The allegations against Peter Slipper, the Australian parliamentary Speaker, by a male employee were highly salacious, involving lascivious text messages, showers taken with the door open and a neck massage, which elicited moans of pleasure. They were also highly politically charged, since Mr Slipper had defected from the opposition and was helping to prop up Julia Gillard's minority government.
The Speaker denied the allegations, but stood aside while James Ashby's claims of sexual harassment were investigated. Two months on, a murky tale of political derring-do is emerging, with Mr Ashby accused of conspiring with senior opposition MPs and a journalist to undermine the Labor government and blacken Mr Slipper's reputation.
"Slippery Pete", as he is known in political circles, had long been unpopular in his own Liberal Party, and was also notorious for his lavish parliamentary expenses. But when he accepted Ms Gillard's offer to resign from the Liberals last November in exchange for the Speaker's job – thus increasing the government's majority to three – the dislike of his former conservative colleagues turned to loathing.
There was, therefore, much glee on the opposition benches when The Daily Telegraph, a Sydney tabloid owned by Rupert Murdoch, broke the harassment story on its front page. It depicted Mr Ashby, 33, as the affronted victim of unwanted sexual advances.
Mr Ashby stayed in Mr Slipper's flat when he first moved to Canberra, and the story – by Steve Lewis, a parliamentary journalist – also claimed that the 62-year-old left the bathroom door open while showering. He also allegedly asked for a massage by his young employee.
This week a different picture of Mr Ashby emerged from documents filed with the Federal Court by the Speaker and the government, both of whom he is suing. They include sexually explicit text messages – not from Mr Slipper to Mr Ashby, but vice versa – and claims that the latter held secret meetings with senior Liberal figures weeks before he made his harassment complaint.
Most of the texts are unprintable, but in one of them Mr Ashby told his boss: "I'm going to smack *! Arhhhhhhh."
The documents also reveal that, two weeks before the allegations exploded into the media, Mr Lewis texted Mr Ashby, saying: "We will get him!!" Mr Ashby also allegedly sent extracts from Mr Slipper's private diary to Mr Lewis, and also to Mal Brough, a former federal minister seeking to be the Liberal candidate for the Speaker's Queensland seat at the next election.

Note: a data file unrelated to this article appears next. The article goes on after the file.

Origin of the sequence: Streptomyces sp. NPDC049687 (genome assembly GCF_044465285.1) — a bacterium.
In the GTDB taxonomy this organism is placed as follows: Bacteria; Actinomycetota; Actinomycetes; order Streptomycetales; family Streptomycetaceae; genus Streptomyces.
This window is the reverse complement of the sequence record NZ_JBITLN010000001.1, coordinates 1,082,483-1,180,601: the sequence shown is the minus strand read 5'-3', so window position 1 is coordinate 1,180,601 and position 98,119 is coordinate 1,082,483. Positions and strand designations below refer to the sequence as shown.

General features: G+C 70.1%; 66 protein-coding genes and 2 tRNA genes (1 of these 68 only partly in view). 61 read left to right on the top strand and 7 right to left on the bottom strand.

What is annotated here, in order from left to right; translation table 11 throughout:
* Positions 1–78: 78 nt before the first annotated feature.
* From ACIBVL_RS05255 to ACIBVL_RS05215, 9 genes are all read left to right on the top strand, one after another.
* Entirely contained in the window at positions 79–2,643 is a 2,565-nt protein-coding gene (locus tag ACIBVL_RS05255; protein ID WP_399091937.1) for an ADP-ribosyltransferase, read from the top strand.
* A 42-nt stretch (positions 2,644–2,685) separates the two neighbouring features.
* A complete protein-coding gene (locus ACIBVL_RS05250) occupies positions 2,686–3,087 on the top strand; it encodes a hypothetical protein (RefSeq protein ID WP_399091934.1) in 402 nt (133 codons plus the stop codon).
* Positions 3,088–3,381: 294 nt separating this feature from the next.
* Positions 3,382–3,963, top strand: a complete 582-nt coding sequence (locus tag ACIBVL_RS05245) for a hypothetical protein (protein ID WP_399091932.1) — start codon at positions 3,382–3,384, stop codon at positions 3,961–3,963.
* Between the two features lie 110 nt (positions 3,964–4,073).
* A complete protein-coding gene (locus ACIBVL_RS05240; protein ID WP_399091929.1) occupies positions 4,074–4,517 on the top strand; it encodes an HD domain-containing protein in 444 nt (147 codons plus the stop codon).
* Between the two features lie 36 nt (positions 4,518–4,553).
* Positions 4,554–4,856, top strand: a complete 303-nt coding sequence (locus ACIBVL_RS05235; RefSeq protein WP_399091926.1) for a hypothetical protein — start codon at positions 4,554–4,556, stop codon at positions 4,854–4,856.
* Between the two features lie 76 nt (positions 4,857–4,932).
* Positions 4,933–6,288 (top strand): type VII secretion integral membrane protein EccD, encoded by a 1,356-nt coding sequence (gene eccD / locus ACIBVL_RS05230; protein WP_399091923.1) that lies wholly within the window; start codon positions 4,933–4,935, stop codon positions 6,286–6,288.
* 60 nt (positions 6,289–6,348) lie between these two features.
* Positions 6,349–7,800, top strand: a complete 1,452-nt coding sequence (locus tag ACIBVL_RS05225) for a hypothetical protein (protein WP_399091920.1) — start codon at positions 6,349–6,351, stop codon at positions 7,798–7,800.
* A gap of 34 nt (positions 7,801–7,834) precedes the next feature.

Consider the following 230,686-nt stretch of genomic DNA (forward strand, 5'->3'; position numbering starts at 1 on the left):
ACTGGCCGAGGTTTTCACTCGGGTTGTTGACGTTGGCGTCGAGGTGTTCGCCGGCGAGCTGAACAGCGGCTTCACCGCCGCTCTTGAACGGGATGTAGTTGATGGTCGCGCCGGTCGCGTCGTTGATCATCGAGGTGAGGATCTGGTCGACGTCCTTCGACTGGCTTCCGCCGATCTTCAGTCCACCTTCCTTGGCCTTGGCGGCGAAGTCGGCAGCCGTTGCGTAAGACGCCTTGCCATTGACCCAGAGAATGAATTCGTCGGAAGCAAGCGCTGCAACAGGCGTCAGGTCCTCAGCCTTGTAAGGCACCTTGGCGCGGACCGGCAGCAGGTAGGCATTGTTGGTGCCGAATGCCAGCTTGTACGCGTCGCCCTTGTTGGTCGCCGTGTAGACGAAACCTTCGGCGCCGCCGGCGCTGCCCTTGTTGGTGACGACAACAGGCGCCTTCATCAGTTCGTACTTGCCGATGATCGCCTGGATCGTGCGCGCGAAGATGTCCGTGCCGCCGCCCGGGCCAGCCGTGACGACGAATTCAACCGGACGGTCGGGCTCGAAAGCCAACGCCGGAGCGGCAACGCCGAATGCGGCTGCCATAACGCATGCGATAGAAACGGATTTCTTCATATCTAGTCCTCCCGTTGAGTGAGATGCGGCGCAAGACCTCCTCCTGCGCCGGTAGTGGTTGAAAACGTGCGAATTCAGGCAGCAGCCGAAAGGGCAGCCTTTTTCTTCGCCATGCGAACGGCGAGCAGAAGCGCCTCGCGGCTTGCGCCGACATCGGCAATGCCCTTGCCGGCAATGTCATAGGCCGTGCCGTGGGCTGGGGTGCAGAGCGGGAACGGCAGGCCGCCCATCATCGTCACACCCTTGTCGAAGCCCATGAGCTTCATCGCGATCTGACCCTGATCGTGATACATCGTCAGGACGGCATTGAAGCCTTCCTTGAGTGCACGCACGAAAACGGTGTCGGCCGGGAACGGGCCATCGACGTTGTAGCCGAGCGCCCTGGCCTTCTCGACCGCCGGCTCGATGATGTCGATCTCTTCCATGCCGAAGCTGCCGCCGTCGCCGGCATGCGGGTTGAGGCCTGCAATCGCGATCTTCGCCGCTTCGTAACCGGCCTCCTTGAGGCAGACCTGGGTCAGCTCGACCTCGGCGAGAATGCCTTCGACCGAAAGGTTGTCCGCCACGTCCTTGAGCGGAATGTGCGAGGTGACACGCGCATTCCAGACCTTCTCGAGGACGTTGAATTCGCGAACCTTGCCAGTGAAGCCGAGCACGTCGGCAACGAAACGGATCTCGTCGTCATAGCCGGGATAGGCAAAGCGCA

Mr Brough has admitted meeting Mr Ashby three times before the complaint was lodged, and discussing the matter with him. Put all that together with revelations that Mr Ashby and a colleague in Mr Slipper's office, Karen Doane, approached Mr Brough for jobs – and that he tried to help Ms Doane – and the whole affair starts to look decidedly fishy. That is certainly what Mr Slipper and the government think. Their lawyers have accused Mr Ashby of orchestrating a "calculated, duplicitous and deceitful scheme" to besmirch the Speaker and assist the Liberals and Mr Brough.
Since the documents came to light, Anthony Albanese, leader of the House of Representatives, has done his best to implicate the opposition leader, Tony Abbott, claiming that the latter's MPs are "up to their necks" in a conspiracy. He has also charged Mr Lewis with trying to "sabotage" the government. The court papers reveal that Mr Ashby was flown to Sydney and put up in a hotel at the Telegraph's expense while Mr Lewis was preparing his story. He had told his employer he was taking sick leave.
A colourful figure, Mr Slipper relished the Speaker's role, reviving a long-abandoned tradition of entering parliament after proceeding formally through the building, dressed in a robe and white bow tie, escorted by a parliamentary attendant and the serjeant-at-arms bearing a golden mace.
Message trail: The Murdoch connection
"We will get him!"
Text allegedly sent by News Limited journalist Steve Lewis to Peter Slipper's aide, James Ashby, regarding Mr Slipper. Further messages include: "I will sort out payment". News Limited is the Australian arm of Rupert Murdoch's media empire.
"… Pass the text message in hard copy only to Mark – let him move it forward. Backup phone, delete messages, put in safe and let it be. A smoking gun usually means someone has already been shot! Don't let it be you – please."
A document submitted to the Federal Court details this message sent from a person named as 'Tania' to Mr Ashby on 2 February, highlighting his association with Caloundra MP Mark McArdle, of the Liberal National Party, before allegations against Mr Slipper emerged.
"Mal did email me confirming he forwarded my CV… Great result"
Text allegedly sent by Karen Doane, a Slipper aide, to Mr Ashby, as the pair allegedly angled for new jobs with Liberal National Party through Mr Slipper's political rival Mal Brough. Ms Doane reportedly said she was considering bringing her own sexual harassment case against Mr Slipper.
"I have no respect for Mal Brough and never will."
Text allegedly sent by Mr Ashby to Mr Slipper on 26 February.
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